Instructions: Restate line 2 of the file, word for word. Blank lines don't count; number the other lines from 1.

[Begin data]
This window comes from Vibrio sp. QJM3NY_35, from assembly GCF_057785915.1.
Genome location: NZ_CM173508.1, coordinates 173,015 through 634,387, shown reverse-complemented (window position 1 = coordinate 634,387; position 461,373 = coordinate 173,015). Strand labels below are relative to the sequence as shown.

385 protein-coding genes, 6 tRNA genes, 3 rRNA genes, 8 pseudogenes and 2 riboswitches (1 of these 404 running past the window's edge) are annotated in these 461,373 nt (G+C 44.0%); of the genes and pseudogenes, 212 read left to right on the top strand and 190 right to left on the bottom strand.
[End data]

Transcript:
Genome location: NZ_CM173508.1, coordinates 173,015 through 634,387, shown reverse-complemented (window position 1 = coordinate 634,387; position 461,373 = coordinate 173,015). Strand labels below are relative to the sequence as shown.